Have you heard? The recession makes people eat more junk food! The recession makes people eat less meat! The recession has been a boon for the diet industry! The recession makes you snack less! The recession makes people sit through the Transformers movie and actually claim they liked it! The next thing you know, the recession will have weapons of mass destruction and it will be curtains for all of us.
Hyperbole aside, no matter how you look at it, the world-wide economic slump has had an effect on how people eat.
In some cases, the connection is obvious: A very poor person loses his or her job and eat less because they can’t afford to buy food. This starvation scenario is rare, at least in developed countries. Thanks to welfare programs, unemployment benefits and credit, most people on a reduced income don’t starve. But they do change how they eat. Even those who have retained their jobs have altered how they eat based upon the economic forecast. Teasing apart the dietary implications of economic hardships has turned out to be an Olympic sport for researchers.
Fact: Income is the number one predictor for obesity. Even controlling for all other factors, the lower your income, the higher your risk of being overweight or obese.
By way of explanation, we have long known that calorie-for-calorie junk food is cheaper than fresh fruits and veggies. So it only follows that people who want the best caloric bang for their buck will eliminate the expensive stuff first and head for KFC all-you-can-eat buffet.
On the other hand, you have people curtailing how they eat because of financial constraints. Potluck dinners and backyard barbecues are becoming more popular and power lunches and expensive dinners out are on the decline. Ostensibly all this home cooking would be better for one’s waistline.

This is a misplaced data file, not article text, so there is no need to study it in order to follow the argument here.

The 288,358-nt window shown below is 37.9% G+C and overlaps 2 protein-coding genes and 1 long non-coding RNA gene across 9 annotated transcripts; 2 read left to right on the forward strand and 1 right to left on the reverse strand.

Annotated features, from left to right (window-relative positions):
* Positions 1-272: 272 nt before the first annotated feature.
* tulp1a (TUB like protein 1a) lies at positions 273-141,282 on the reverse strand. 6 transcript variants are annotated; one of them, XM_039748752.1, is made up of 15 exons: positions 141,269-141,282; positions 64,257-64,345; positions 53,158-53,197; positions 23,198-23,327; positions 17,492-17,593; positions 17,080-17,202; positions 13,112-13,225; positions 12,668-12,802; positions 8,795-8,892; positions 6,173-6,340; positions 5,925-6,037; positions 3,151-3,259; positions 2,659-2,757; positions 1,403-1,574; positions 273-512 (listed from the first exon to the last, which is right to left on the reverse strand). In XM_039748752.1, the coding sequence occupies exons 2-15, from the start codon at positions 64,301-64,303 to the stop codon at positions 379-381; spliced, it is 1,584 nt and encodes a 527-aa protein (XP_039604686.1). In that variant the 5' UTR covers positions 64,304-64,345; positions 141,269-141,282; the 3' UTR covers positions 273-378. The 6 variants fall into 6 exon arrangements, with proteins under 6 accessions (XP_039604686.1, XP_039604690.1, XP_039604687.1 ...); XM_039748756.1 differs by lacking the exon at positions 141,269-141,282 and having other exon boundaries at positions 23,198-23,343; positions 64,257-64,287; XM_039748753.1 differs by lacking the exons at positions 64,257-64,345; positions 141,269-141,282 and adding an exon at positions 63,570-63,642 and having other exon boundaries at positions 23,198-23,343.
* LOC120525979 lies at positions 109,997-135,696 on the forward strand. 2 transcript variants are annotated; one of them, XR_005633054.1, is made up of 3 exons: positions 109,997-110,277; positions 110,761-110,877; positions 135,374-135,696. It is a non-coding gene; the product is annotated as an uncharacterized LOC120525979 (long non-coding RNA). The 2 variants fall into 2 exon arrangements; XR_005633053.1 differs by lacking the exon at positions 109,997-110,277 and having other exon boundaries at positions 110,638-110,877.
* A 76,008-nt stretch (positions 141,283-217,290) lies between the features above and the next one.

So which is it: Is the recession making us fatter or skinnier? Perhaps just more prone to histrionics? In my household, I can say with certainty that I’m watching our food budget more closely. Especially since food prices have risen about 11% over the past year and a half. I recently started a new budgeting system that has me plan out a month’s meals in advance (crazy, I know!) and shopping off a strict list every week. I’m using more coupons (despite my local grocer’s every attempt to thwart me), shopping the sales and going to discount stores. I’m packing my husband’s lunch every night and cut out the kids’ monthly McDonald’s trip.
While all my frugal tendencies have definitely saved us money, I’m not sure if it’s made us healthier. One of the things I quickly discovered about shopping discount warehouses is that organic is a foreign word. As is “whole grain” in any context other than Froot Loops. Although I will say “natural” is splattered on everything from a 25-cent box of mac-n-cheese to peanut brittle. But we do eat out less and I suppose the caloric damage from a store-bought corn dog is less than a deep-fat-fried one from a restaurant. And I’ve been hitting up the farmer’s markets and even our own backyard for produce. (This weekend we harvested all the cherries off our cherry tree – it was enough to make one pan of the best cobbler ever!) I’ve also stopped buying as much snack food – even though the snacks I buy are healthy ones like hummus and snap peas – which has actually led me to snack less. Not that I’m losing weight or anything (egads, that’s a post for another day!) but we all know why that is.
So now I’m curious about you: have you changed your eating habits because of the recession? Are all those ladymag articles about The Destitution Diet inspiring you or depressing you? Did you like the Transformer’s movie? Really??